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At districts last weekend one of my judges told me that Berube 97 wasn't the best dehumanization card to read. Does anyone have any dehum impact cards they wouldn't mind sharing?

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I'm on my phone, but you could check the human trafficking files on open ev, there should be some there.

 

And if anyone asks why it's bad, if I remember right, b 97 was written for a debate team or something like that. Basically it's 'biased'.

Edited by SnarkosaurusRex

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Sorry I'm a little bit behind here, but yeah, Berube wrote that card about nanotechnology for his debate team.  

 

My B team put this in place of Berube 97 

 

 

Dehumanization outweighs all other impacts- It places individuals outside of the moral scope of others, justifying all forms of atrocity

 

Maiese 3

(Michelle Maiese, graduate student of Philosophy at the University of Colorado, Boulder and is a part of the research staff at the Conflict Research Consortium, in July 2003. Found athttp://www.beyondint.../dehumanization) GH

 

Dehumanization is a psychological process whereby opponents view each other as less than human and thus not deserving of moral consideration. Jews in the eyes of Nazis and Tutsis in the eyes of Hutus (in the Rwandan genocide) are but two examples. Protracted conflict strains relationships and makes it difficult for parties to recognize that they are part of a shared human community. Such conditions often lead to feelings of intense hatred and alienation among conflicting parties. The more severe the conflict, the more the psychological distance between groups will widen. Eventually, this can result in moral exclusion. Those excluded are typically viewed as inferior, evil, or criminal.[1]¶ We typically think that all people have some basic human rights that should not be violated. Innocent people should not be murdered, raped, or tortured. Rather, international law suggests that they should be treated justly and fairly, with dignity and respect. They deserve to have their basic needs met, and to have some freedom to make autonomous decisions. In times of war, parties must take care to protect the lives of innocent civilians on the opposing side. Even those guilty of breaking the law should receive a fair trial, and should not be subject to any sort of cruel or unusual punishment.¶ However, for individuals viewed as outside the scope of morality and justice, "the concepts of deserving basic needs and fair treatment do not apply and can seem irrelevant."[2]Any harm that befalls such individuals seems warranted, and perhaps even morally justified. Those excluded from the scope of morality are typically perceived as psychologically distant, expendable, and deserving of treatment that would not be acceptable for those included in one's moral community. Common criteria for exclusion include ideology, skin color, and cognitive capacity. We typically dehumanize those whom we perceive as a threat to our well-being or values.[3]¶ Psychologically, it is necessary to categorize one's enemy as sub-human in order to legitimize increased violence or justify the violation of basic human rights. Moral exclusion reduces restraints against harming or exploiting certain groups of people. In severe cases, dehumanization makes the violation of generally accepted norms of behavior regarding one's fellow man seem reasonable, or even necessary.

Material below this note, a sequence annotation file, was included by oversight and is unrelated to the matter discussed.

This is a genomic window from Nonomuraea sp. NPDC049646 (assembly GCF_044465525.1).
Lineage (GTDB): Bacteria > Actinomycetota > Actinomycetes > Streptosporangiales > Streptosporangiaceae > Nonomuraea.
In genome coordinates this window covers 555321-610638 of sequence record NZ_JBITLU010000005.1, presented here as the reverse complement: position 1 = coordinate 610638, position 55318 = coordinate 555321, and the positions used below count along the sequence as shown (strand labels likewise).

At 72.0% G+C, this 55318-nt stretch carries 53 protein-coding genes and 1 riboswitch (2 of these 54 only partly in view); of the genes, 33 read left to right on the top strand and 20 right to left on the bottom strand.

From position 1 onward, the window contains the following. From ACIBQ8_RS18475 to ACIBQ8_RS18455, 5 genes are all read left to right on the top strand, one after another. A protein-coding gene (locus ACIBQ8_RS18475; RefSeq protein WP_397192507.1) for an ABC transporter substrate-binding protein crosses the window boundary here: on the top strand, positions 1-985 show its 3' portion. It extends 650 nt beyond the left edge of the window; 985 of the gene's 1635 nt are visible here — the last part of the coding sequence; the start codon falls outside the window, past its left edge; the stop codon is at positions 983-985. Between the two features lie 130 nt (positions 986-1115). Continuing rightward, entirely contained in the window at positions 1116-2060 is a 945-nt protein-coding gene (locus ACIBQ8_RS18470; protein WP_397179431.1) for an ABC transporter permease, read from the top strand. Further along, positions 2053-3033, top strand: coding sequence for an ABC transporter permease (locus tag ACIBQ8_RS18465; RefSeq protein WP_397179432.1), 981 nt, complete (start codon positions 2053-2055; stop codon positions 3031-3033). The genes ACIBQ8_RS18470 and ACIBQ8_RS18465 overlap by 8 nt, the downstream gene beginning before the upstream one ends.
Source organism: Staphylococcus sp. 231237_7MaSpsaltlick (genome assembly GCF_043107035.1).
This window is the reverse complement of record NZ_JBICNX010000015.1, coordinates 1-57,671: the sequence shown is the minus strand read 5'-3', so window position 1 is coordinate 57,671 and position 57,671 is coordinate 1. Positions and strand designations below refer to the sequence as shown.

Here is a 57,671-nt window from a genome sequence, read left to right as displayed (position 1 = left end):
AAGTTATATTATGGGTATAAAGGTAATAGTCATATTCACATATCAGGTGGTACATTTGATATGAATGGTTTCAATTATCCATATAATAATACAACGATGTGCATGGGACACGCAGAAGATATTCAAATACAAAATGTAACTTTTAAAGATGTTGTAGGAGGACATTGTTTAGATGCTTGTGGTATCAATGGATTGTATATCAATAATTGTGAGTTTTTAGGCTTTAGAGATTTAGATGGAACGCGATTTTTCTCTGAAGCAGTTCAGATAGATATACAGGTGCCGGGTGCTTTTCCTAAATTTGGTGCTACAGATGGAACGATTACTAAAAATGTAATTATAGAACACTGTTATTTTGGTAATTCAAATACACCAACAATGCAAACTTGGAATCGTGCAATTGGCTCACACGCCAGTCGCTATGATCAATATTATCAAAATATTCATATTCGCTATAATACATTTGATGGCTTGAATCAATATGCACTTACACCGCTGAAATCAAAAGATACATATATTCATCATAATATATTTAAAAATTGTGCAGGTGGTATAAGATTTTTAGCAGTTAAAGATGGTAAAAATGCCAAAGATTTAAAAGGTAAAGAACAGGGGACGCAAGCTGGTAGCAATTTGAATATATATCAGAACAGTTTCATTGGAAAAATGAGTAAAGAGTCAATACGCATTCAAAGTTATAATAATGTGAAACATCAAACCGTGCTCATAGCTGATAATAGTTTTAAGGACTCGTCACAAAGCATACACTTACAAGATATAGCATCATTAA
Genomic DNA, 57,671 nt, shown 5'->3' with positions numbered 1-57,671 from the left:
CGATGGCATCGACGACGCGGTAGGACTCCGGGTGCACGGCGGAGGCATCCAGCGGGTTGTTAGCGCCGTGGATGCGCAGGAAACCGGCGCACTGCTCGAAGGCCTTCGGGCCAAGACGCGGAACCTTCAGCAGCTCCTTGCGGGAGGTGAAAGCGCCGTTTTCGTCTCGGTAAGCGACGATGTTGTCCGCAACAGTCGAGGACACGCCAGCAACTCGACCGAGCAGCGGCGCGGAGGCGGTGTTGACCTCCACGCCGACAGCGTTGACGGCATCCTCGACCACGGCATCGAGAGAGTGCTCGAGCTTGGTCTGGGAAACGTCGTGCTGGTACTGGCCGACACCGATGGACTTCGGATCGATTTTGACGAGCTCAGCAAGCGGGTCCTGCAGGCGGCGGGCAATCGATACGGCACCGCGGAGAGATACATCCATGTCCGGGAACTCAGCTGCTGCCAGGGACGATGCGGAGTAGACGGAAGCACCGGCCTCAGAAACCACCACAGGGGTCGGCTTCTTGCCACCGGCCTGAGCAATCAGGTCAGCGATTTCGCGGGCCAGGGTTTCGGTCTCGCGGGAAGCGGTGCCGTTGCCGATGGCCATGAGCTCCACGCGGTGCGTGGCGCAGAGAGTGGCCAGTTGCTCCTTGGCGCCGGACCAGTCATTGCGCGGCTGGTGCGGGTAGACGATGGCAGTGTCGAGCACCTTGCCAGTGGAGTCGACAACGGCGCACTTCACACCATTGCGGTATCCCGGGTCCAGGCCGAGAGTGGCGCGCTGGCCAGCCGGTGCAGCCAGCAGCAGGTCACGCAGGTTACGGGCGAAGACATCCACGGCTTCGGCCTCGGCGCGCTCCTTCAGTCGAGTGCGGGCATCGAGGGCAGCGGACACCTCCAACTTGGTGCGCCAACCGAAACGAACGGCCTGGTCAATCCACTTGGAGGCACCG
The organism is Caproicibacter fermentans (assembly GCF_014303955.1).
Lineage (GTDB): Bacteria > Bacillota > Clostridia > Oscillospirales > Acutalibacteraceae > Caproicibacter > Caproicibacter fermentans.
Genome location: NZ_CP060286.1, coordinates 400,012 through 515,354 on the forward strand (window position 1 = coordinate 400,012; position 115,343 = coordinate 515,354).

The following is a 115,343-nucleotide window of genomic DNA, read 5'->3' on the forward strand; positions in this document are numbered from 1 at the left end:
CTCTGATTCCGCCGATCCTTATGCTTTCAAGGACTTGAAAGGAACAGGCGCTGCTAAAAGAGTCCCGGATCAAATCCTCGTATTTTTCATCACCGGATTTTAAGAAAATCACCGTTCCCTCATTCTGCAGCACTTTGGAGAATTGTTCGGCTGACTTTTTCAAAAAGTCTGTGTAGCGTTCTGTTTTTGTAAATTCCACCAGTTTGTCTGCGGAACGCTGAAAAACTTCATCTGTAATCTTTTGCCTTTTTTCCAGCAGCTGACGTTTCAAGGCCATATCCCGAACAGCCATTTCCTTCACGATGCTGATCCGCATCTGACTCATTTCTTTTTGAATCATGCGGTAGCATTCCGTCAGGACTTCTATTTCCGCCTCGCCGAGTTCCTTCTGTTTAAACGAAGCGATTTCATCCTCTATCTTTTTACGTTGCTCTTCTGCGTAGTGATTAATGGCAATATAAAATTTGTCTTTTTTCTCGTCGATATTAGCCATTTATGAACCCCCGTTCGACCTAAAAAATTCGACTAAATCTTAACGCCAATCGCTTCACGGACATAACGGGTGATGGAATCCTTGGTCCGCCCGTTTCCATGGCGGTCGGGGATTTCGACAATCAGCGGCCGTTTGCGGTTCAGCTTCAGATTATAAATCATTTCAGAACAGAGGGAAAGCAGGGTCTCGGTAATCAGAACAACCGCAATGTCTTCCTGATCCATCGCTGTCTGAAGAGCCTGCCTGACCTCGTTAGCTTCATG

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Also feel free to use this card:

 

Exclusions on the basis of otherness are the underlying ethic that makes genocide possible. Their approach makes violence and discrimination inevitable

John T. Pawlikowski, OSM, Ph.D., Catholic Theological Union, Chicago, 7/1/2003, http://www.jcrelations.net/en/?id=1995

In Morality After Auschwitz: The Radical Challenge of the Nazi Ethic, and in subsequent writings, Peter Haas has asked the question why the Nazis failed to recognize evil as evil and, as a consequence, why they created what appeared to many as a scientifically valid ethic. "The problem," he says, "is a moral system that is thought out and elaborated along 'scientific' lines, that is through the application of a strict logic, hardens such facts into universal givens." This results, according to Haas, in a loss of any sense of the difference between murder and killing. "Morality" becomes much more a matter of acting in a way that 'fits' the pre-established system. For Haas, the scientific system removes from human consciousness any sense of personal responsibility for human action: "I then lose sight of my own moral agency, of my own power to create not only the acts through my observation of them, but also to create the text that gives the act its moral value. I at that moment stop being a moral agent and become instead a passive actor in someone else's drama" (Haas, 2000, 116). Haas goes on to say that ultimately what went awry with what Haas terms 'the Nazi ethic' was that it pre-defined morality for people under its sway. It proclaimed not only what was right and what was wrong from a scientific perspective and therefore unquestionable, but also what actions fell into each category. "The result was," Haas insists, "that people did atrocious things because they took them to be morally mandated. The Nazi morality pre-defined what was acceptable to such an extent, and in such an authoritative, scientific way, that many people, especially intellectuals, simply fell into line. The living relationship between the human as moral agent on the one hand, and the moral act on the other was lost" (Haas, 2000, 116). He concludes by affirming the need to maintain a moral foundation for ethics today that is rooted in the dynamics of human relationship, cooperation, openness to the other and compassion for the other.  Didier Pollefeyt takes issue with Haas on several points, including whether we can speak of a 'Nazi ethic.' He prefers to present Nazism as having 'perverted' authentic morality. But he does in the end recognize the systematic nature of the Nazi approach to human acts. For him, it is better to view Nazism as espousing a 'totalitarian ethic.' But, just as Haas, Pollefeyt emphasizes that such an ethic generates 'moral sameness' by removing any personal sense of responsibility from the response framework. He agrees with Haas that the Nazi ideologues created a closed ethic in which any response that did not fit into the preconceived pattern was eliminated. Such an ethic, Pollefeyt also underlines, eliminates any sense of mercy and compassion. It removes God as a moral barometer of any sort. Instead 'God' is used to legitimate the closed and murderous social order.  For Pollefeyt Nazism became a politics without a true ethical framework. It had no room for alterity and demanded the eradication of anything that was not in conformity with 'the system.' "As such," he argues, "Nazism was an idolatrous effort that radicalized itself and eliminated everything that did not conform ... This is for us the primary lesson of the Nazi genocide, but also of other forms of racism and discrimination, such as nationalism, sexism or religious fundamentalism." (Pollefeyt, 2000, 133